Arrest warrant against “Gober Precioso” and Kamel Nacif

Lydia María Cacho Ribeiro is a Mexican journalist, writer, feminist, and human rights activist. Described by Amnesty International as “perhaps Mexico’s most famous investigative journalist and women’s rights advocate”, Cacho’s reporting focuses on sexual abuse and violence against women and children.

Cacho’s 2005 book “The Demons of Eden” (Los Demonios del Edén) exposed a pedophile ring in Cancún, which she alleged was run by businessman Jean Succar Kuri. (Succar was subsequently convicted.) She also mentioned a businessman from Puebla, Kamel Nacif – the “denim king” – who was a close friend and paying for Succar’s defence.

Cacho was detained in Cancún on defamation charges by police from Puebla in December 2005. She was driven 20 hours to Puebla, during which time police taunted her, threatened her with rape and forced a gun into her mouth. At other points on the trip, the police debated drowning her in the ocean somewhere along the Gulf of Mexico coast.

The case became a national scandal after a taped telephone conversation was leaked in which Nacif – who never denied knowing Succar or disproved Cacho’s reporting – is heard scheming with then Puebla governor Mario Marín to persecute Cacho for her exposé. During this phone call, Nacif called Marín several times “Mi Gober Precioso” (my precious governor), a nickname that sticked to the man and remained on the mind of the Mexican people forever.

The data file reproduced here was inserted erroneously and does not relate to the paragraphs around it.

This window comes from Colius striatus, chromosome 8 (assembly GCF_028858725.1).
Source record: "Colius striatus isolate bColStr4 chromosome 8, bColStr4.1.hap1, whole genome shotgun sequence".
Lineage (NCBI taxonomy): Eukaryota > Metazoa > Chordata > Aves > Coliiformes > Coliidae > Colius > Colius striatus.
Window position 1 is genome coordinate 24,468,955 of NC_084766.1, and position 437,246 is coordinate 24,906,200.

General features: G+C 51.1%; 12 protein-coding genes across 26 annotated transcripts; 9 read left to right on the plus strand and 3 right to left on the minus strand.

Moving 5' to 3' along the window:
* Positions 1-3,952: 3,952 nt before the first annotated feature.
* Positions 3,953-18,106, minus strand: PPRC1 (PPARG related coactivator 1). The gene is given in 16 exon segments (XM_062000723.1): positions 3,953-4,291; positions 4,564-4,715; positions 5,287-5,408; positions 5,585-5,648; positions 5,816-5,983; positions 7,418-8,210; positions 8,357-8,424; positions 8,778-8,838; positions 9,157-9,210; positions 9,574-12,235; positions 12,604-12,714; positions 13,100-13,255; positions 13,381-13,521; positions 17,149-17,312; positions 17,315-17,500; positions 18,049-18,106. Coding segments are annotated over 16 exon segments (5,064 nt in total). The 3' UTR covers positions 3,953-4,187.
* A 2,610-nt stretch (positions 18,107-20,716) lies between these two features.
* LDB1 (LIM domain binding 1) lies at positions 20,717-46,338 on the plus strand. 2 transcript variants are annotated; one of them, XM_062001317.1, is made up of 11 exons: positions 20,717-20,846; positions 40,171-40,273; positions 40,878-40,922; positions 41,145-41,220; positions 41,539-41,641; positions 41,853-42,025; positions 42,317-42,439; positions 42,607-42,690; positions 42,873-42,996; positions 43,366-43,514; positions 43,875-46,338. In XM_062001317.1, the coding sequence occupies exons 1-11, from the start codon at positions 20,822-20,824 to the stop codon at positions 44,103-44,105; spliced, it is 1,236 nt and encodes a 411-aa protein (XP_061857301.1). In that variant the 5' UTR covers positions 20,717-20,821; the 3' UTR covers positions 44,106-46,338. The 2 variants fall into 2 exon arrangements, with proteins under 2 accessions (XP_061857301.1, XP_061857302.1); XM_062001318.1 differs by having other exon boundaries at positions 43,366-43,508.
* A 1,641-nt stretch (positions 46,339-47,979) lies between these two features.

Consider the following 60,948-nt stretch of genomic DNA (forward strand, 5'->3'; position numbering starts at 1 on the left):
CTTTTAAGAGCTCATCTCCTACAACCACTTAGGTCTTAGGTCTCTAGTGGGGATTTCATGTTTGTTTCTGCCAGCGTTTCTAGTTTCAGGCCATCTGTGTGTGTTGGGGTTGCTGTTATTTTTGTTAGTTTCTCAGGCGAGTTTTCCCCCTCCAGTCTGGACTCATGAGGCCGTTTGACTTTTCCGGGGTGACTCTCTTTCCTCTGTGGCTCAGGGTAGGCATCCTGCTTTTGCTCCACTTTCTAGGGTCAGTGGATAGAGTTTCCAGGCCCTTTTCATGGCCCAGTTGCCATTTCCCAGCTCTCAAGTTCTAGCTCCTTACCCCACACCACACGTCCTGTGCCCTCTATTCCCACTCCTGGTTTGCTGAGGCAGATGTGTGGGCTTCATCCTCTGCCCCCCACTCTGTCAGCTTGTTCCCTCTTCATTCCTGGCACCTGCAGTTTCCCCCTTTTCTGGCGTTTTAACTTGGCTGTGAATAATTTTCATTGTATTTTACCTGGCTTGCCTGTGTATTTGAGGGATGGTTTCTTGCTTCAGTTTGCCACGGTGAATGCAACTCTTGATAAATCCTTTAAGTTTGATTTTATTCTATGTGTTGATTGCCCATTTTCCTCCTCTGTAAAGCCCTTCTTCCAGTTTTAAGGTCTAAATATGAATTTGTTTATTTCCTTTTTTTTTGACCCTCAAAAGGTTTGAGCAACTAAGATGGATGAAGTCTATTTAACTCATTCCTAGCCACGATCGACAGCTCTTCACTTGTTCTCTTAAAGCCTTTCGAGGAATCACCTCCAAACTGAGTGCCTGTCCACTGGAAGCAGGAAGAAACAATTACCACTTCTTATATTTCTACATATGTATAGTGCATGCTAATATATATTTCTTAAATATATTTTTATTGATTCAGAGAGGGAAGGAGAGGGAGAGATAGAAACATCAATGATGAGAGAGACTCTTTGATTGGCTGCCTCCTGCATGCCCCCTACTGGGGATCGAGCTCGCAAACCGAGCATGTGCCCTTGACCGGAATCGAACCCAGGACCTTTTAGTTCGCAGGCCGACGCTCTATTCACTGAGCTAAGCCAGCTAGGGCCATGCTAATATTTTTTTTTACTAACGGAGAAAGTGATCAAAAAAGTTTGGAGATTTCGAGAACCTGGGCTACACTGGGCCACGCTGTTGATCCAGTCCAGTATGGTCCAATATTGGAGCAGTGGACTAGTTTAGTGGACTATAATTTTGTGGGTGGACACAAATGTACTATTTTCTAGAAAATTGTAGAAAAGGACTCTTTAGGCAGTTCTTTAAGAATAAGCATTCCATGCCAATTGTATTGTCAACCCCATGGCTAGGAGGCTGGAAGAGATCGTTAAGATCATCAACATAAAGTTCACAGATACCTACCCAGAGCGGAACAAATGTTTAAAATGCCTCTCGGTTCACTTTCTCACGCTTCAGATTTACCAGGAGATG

“We’re survivors of a national tragedy,” said Lydia Cacho on an interview in 2018. “I was tortured, persecuted by the police, illegally detained by governors and people protected by the president, for protecting the fundamental right of children.”


Lydia Cacho received a public apology from the Mexican government on Jan. 10 2019,  at the headquarters of the Secretariat of the Interior (Segob) in Mexico City. As part of the measures adopted by the Mexican government following a decision in favor of Cacho issued at the end of July 2018 by the Committee for the Defense of Human Rights of the United Nations (UN).

During an act of public recognition of the human rights violations committed by the Mexican State, Olga Sánchez Cordero, the newly installed head of Segob, offered public apologies to Cacho on behalf of the Mexican state.

But today, Tuesday April 16th, 2019, a federal judge issued an arrest warrant against the former governor of Puebla, Mario Marín Torres (Gober Precioso), and against the textile businessman, Kamel Nacif Borges (the denim king), for their alleged responsibility in the arrest and torture of journalist Lydia Cacho back in 2005.

The injunction issued 14 years after the arrest of Cacho was resolved by the First Collegiate Court of the Twenty-Seventh District, based in Cancún, Quintana Roo.

The Baja Post Sala de Prensa

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